Every gamer has a game they hoped would get a follow-up, but that follow-up never came. For the founder of Djee Games, Marc Bourbonnais, that game was Jupiter Lander on the Commodore 64. "I remembered very clearly how I was hoping to see some form of sequel to Jupiter Lander where you would have a bit of diversity, like more landing surfaces, different gravity or a modified spaceship — anything to add variety." And to think, Bourbonnais would years later be looking to the same principles and wishes for a loose follow-up of sorts.
Djee Games is a relatively new studio located in Montreal, with an existing mobile title by the name of Flakes on the market. Now the one-man team is adding to its budding portfolio with Planet Lander, a free-to-play space game for iOS and Android that was influenced by one of Bourbonnais' favourite games. In speaking with GameZone, he had much to say on the game's early inspirations and his vision for what is an entry in a niche genre.
Planet Lander is a game where a methodical approach is the only way to play, where fuel conservation must be balanced against precise navigation and safe landings. Commenting on player behaviours encouraged through Jupiter Lander's similar design, he began: "I remember when you took a moment during the jingle at the start of the game and decided if you wanted to play it safe and aim for the accessible landing pad, or risk going through the crooked tunnel on the far right for more points."
Going from classic to current space landing games, mobile platforms appeared to possess agreeable soil through which the genre could adopt new form and function. But Bourbonnais made the observation that this same function became more of a scourge than an innovation. "The gameplay was overly reused a few years ago to showcase tilting features on smartphones with very generic games and tutorials," he said. "That pretty much killed the genre at that time." Now with decreased market saturation rendering this an even smaller niche, Planet Lander thus has less competition as it enters the mobile space and thereby less of a need to innovate strictly on the basis of principle.
While still a new face in the industry, Bourbonnais is thrilled to take part and gradually build his studio, with his background experience in outside industries to propel him forward. "I have 20 years of production experience in the digital effects industry, ranging from working as a digital artist to executive producer and business owner," he said. "My last business grew up to a staff of over one hundred very quickly so I know the pros and cons of expanding and running a large studio."
When asked what his findings were on the challenges of game development in comparison to his film and production background, one thing stood out: The former offers greater personal fulfillment. "VFX facilities are service-based and have little or no control on the creative aspects of the production," he elaborated. "You’re at the mercy of the clients for content, deadlines, level of quality and so on. Usually game studios, big or small, will develop their own projects. It’s much more fulfilling to nurture my own product and IP, as I get to decide where I put the effort and time."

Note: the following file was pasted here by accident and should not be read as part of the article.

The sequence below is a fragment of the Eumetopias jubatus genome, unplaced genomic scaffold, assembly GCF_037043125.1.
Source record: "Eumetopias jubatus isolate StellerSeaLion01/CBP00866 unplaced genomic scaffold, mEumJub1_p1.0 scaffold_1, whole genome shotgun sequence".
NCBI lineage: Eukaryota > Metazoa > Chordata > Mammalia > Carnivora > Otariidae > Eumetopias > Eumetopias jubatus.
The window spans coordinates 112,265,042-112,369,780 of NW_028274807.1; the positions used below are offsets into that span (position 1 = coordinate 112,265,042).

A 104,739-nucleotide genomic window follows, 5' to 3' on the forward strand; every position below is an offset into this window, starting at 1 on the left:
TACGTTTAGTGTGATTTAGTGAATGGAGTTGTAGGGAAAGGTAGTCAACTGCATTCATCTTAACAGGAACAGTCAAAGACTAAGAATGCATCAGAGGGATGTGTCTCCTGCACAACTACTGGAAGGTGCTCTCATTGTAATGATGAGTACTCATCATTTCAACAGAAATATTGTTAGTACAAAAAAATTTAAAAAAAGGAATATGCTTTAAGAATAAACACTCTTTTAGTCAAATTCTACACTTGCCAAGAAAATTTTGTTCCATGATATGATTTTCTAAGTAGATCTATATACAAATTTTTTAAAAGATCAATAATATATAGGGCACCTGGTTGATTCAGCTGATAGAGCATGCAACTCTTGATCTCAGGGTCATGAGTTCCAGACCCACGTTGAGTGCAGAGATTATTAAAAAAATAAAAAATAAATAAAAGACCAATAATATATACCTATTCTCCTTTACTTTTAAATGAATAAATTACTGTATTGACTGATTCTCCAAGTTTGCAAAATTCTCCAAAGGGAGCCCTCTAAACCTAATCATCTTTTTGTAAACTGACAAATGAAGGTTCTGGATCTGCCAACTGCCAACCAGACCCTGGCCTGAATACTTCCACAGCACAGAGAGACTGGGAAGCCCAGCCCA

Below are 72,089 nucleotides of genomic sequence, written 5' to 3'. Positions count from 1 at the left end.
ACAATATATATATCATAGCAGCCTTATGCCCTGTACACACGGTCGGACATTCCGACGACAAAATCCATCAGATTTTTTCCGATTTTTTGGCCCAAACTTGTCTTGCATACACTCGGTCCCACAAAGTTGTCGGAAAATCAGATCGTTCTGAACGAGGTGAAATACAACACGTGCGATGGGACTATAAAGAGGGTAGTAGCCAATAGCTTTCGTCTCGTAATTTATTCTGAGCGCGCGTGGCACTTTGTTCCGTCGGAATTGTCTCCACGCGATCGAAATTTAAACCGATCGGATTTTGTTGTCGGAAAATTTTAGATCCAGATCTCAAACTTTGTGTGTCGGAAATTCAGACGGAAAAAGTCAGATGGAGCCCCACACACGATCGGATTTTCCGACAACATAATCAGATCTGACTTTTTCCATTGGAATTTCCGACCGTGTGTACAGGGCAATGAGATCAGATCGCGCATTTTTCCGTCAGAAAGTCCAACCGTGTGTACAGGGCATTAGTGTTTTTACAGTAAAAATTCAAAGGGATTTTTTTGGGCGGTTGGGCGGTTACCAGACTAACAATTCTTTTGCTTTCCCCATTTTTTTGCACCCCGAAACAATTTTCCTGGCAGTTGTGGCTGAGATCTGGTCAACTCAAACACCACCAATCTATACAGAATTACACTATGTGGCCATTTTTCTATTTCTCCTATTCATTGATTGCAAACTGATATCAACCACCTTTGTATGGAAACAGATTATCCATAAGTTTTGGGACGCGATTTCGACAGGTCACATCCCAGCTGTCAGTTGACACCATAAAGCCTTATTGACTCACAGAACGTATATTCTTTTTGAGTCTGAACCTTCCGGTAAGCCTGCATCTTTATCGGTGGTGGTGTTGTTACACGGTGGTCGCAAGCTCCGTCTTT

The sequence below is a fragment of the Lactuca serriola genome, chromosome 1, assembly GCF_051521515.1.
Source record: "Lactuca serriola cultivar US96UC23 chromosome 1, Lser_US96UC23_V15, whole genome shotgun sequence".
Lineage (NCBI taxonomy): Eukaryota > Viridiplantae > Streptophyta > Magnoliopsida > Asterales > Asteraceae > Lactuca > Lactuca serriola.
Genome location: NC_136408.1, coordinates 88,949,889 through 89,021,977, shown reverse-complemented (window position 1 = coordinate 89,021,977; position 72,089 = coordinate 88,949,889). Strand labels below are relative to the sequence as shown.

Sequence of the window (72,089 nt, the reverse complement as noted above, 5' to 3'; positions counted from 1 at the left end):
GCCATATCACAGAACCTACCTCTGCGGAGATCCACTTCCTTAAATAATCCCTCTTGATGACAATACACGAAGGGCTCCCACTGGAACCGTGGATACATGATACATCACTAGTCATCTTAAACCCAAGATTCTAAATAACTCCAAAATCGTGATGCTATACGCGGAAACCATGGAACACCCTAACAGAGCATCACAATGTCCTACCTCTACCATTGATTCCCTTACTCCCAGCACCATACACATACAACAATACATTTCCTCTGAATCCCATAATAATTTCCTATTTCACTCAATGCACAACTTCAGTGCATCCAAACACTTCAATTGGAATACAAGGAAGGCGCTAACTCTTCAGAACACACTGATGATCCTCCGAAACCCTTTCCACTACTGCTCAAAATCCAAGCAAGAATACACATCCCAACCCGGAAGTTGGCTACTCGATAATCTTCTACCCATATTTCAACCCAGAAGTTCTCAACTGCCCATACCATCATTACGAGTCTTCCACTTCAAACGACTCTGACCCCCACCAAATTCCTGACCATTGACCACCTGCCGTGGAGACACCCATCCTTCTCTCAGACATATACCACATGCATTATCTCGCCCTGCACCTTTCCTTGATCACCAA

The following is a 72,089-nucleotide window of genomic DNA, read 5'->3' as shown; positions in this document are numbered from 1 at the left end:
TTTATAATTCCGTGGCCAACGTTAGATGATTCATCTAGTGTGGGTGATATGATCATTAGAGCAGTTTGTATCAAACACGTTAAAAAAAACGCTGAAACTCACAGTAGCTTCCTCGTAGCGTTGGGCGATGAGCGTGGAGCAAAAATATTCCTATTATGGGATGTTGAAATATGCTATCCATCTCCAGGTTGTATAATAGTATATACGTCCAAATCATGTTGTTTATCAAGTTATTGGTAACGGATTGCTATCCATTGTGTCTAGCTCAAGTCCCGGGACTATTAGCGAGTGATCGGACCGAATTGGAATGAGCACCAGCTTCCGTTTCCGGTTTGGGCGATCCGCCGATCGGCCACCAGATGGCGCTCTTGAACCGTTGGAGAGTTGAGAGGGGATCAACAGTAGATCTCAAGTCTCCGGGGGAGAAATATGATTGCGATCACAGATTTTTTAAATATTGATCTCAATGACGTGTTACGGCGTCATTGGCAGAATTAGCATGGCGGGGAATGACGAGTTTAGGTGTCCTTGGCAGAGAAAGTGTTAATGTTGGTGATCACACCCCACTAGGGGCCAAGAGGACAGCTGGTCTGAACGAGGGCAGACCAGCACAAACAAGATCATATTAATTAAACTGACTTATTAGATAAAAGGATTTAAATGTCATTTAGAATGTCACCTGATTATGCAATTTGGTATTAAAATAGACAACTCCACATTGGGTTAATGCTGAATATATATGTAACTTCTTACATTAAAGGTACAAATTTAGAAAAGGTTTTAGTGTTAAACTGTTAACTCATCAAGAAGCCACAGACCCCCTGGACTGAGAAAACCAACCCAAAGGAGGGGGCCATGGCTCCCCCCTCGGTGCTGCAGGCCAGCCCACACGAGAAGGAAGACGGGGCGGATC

As a longtime gaming enthusiast with 17 game systems, trends currently materializing bring an equal measure of fascination and excitement for Bourbonnais. What most grabs his attention is augmented reality. "It opens up a lot of fantastic possibilities and the ongoing results are already mind-blowing." There's no question that with the likes of Leap Motion and Oculus Rift, new technology is going to allow for even more immersive and visually stunning experiences, the kind that once characterized many arcade games when they were first consumed by the public. At the same time, Bourbonnais makes a good point that without accessible setups and sufficient quantities of quality content, "this enthusiasm will not last." It's something he's seen before. "I was at the front lines of new stereoscopic 3D movie production, and I have witnessed the rise and fall of general interest in that type of movie viewing because of some lackluster results and high ticket prices."
Even without the fancy gadgetry, gaming, as we know it today, is rife with well-made experiences on all platforms. But the divide in classification between what is considered "casual" and "hardcore" is detrimental to the industry, Bourbonnais suggests. "Going back to the Commodore 64 and 8-bit days, sometimes graphics and sounds were the key selling points, but gameplay was king, and genres were born. You did not call them 'casual' games back then." Taking into account the differences that marked successive console generations, he continued: "In the late '90s and early 2000s, however, only AAA titles from major studios were able to stand out. But now with the huge amount of mobile devices, gaming has a much wider range of possibilities. Finally, good, modest creations and original ideas can co-exist with big budget games. Hence the rise of indies."
With respect to his own journey, Bourbonnais plans to take things "one step at a time." Now that Planet Lander has released, considerations are being made to add new space modules and levels to traverse. It's possible that the game's presentation could also be looked at to the end of featuring vector graphics, which he has a personal fondness for. Beyond that, Djee Games isn't shy about pursuing development opportunities outside the mobile space. "Every platform is a new frontier with a new community!" he said in acknowledgment. "Gamers are gamers, wherever they are playing. I don’t see why you should ignore any platform whatsoever."